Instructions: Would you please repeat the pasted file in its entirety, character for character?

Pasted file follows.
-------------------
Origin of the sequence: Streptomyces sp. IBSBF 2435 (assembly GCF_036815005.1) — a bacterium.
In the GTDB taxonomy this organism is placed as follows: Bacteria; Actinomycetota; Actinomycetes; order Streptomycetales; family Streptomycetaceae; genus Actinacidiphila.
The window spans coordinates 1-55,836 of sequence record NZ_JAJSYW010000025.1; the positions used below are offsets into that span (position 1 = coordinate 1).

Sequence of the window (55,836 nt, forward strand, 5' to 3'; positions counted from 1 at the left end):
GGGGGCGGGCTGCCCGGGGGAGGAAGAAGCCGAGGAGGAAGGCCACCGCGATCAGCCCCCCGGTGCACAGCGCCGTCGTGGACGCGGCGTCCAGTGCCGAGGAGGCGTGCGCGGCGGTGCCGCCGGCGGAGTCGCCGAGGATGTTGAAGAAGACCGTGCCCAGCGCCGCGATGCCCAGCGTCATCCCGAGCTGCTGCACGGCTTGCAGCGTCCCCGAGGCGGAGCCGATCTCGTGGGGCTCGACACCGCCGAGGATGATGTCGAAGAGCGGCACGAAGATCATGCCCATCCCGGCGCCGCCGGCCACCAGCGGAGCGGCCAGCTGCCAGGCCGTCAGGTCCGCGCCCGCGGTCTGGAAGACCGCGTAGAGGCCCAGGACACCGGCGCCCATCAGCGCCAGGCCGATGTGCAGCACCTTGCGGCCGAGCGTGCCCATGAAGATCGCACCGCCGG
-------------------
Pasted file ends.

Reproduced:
Origin of the sequence: Streptomyces sp. IBSBF 2435 (assembly GCF_036815005.1) — a bacterium.
In the GTDB taxonomy this organism is placed as follows: Bacteria; Actinomycetota; Actinomycetes; order Streptomycetales; family Streptomycetaceae; genus Actinacidiphila.
The window spans coordinates 1-55,836 of sequence record NZ_JAJSYW010000025.1; the positions used below are offsets into that span (position 1 = coordinate 1).

Sequence of the window (55,836 nt, forward strand, 5' to 3'; positions counted from 1 at the left end):
GGGGGCGGGCTGCCCGGGGGAGGAAGAAGCCGAGGAGGAAGGCCACCGCGATCAGCCCCCCGGTGCACAGCGCCGTCGTGGACGCGGCGTCCAGTGCCGAGGAGGCGTGCGCGGCGGTGCCGCCGGCGGAGTCGCCGAGGATGTTGAAGAAGACCGTGCCCAGCGCCGCGATGCCCAGCGTCATCCCGAGCTGCTGCACGGCTTGCAGCGTCCCCGAGGCGGAGCCGATCTCGTGGGGCTCGACACCGCCGAGGATGATGTCGAAGAGCGGCACGAAGATCATGCCCATCCCGGCGCCGCCGGCCACCAGCGGAGCGGCCAGCTGCCAGGCCGTCAGGTCCGCGCCCGCGGTCTGGAAGACCGCGTAGAGGCCCAGGACACCGGCGCCCATCAGCGCCAGGCCGATGTGCAGCACCTTGCGGCCGAGCGTGCCCATGAAGATCGCACCGCCGG